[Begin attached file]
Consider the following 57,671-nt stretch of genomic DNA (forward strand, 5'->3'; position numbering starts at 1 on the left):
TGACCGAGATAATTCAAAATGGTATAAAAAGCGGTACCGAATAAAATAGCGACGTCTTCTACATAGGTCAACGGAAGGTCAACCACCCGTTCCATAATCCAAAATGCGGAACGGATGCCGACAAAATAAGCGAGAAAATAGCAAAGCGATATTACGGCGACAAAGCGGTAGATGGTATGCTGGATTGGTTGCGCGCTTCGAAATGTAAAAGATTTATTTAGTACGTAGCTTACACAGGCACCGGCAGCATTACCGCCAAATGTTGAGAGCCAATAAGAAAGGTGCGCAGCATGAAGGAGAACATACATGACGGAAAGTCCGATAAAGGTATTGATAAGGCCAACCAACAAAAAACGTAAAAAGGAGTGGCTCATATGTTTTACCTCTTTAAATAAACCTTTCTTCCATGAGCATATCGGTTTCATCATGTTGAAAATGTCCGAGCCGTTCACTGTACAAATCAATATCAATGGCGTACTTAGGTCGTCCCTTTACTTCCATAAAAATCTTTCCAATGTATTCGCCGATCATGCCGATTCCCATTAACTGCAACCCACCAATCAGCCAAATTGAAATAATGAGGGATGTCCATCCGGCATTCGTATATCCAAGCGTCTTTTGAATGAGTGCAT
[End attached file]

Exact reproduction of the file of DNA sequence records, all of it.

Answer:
Consider the following 57,671-nt stretch of genomic DNA (forward strand, 5'->3'; position numbering starts at 1 on the left):
TGACCGAGATAATTCAAAATGGTATAAAAAGCGGTACCGAATAAAATAGCGACGTCTTCTACATAGGTCAACGGAAGGTCAACCACCCGTTCCATAATCCAAAATGCGGAACGGATGCCGACAAAATAAGCGAGAAAATAGCAAAGCGATATTACGGCGACAAAGCGGTAGATGGTATGCTGGATTGGTTGCGCGCTTCGAAATGTAAAAGATTTATTTAGTACGTAGCTTACACAGGCACCGGCAGCATTACCGCCAAATGTTGAGAGCCAATAAGAAAGGTGCGCAGCATGAAGGAGAACATACATGACGGAAAGTCCGATAAAGGTATTGATAAGGCCAACCAACAAAAAACGTAAAAAGGAGTGGCTCATATGTTTTACCTCTTTAAATAAACCTTTCTTCCATGAGCATATCGGTTTCATCATGTTGAAAATGTCCGAGCCGTTCACTGTACAAATCAATATCAATGGCGTACTTAGGTCGTCCCTTTACTTCCATAAAAATCTTTCCAATGTATTCGCCGATCATGCCGATTCCCATTAACTGCAACCCACCAATCAGCCAAATTGAAATAATGAGGGATGTCCATCCGGCATTCGTATATCCAAGCGTCTTTTGAATGAGTGCAT